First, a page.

New Nursing School Dean will Unleash the Talents of Others

Forefront Magazine, Fall 2019
Photo of Carol M. Musil, dean of the Frances Payne Bolton School of Nursing at Case Western Reserve University.

By Susan Valerian and Julia Healy

Meet the new dean of the Frances Payne Bolton School of Nursing: Carol Musil, PhD, RN, FAAN, FGSA. She’s an adventurer and a systems thinker who sees the big picture.

Dean Musil’s adventurous spirit became obvious to former dean Joyce Fitzpatrick, PhD, RN, MBA, FAAN, when the 
two traveled to remote villages in Uganda and Tanzania to conduct research on grandmothers raising grandchildren—Musil’s area of expertise.

Despite warnings of bandits hiding in ditches along the roads, they undertook “a very long, very bumpy bus ride for several hours. It was hot, and dusty, and the bus had no air conditioning. The whole trip was just a challenge,” Fitzpatrick recalls. “But I remember [Musil’s] calm demeanor throughout all the hardships.”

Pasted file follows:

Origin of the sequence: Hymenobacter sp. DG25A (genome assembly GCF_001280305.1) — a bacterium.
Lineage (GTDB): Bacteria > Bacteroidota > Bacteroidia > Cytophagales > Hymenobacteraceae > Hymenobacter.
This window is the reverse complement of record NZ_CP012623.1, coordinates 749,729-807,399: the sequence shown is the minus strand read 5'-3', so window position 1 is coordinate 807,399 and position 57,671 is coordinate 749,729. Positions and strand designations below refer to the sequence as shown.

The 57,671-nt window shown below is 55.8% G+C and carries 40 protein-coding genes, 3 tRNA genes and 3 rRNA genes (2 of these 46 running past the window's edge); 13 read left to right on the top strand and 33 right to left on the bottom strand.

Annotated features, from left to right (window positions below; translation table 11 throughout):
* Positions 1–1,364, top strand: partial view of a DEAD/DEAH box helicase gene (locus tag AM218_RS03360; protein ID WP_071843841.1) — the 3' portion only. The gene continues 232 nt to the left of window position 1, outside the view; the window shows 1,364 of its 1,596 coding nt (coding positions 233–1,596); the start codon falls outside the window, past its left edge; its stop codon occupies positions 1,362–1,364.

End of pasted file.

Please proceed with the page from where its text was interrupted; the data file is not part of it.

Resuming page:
“Carol has always been a bundle of energy,” her husband, Mike Naegele, concurs. “If somebody says, ‘Let’s do this,’ she says, ‘Let’s go.’”

Twenty years ago, Naegele, Musil, and their two children were invited on a trip down the Missouri River. In a group with about a dozen canoes and no cellphones, they made camp every night in the wilderness.

“Carol was immediately up for it,” her husband said. “She’s always up for new adventures, but she’s not reckless. She looks before she leaps.”

Now, as the newly installed dean of the nursing school, Musil is ready once again to forge ahead. “I’m excited about the new places and new people with new opportunities to advance the school and nursing profession,” she says.


Musil’s long association with the school and her many leadership roles through the years gave her a running start as dean.
She served as interim dean in the 2018-2019 academic year, and is the current holder of the Marvin E. and Ruth Durr Denekas Professorship in Nursing. She served as chair of the CWRU Faculty Senate and also the Faculty Senate Committee on Research; she also chaired the Strategic Planning Committee for the school of nursing before assuming the role of dean.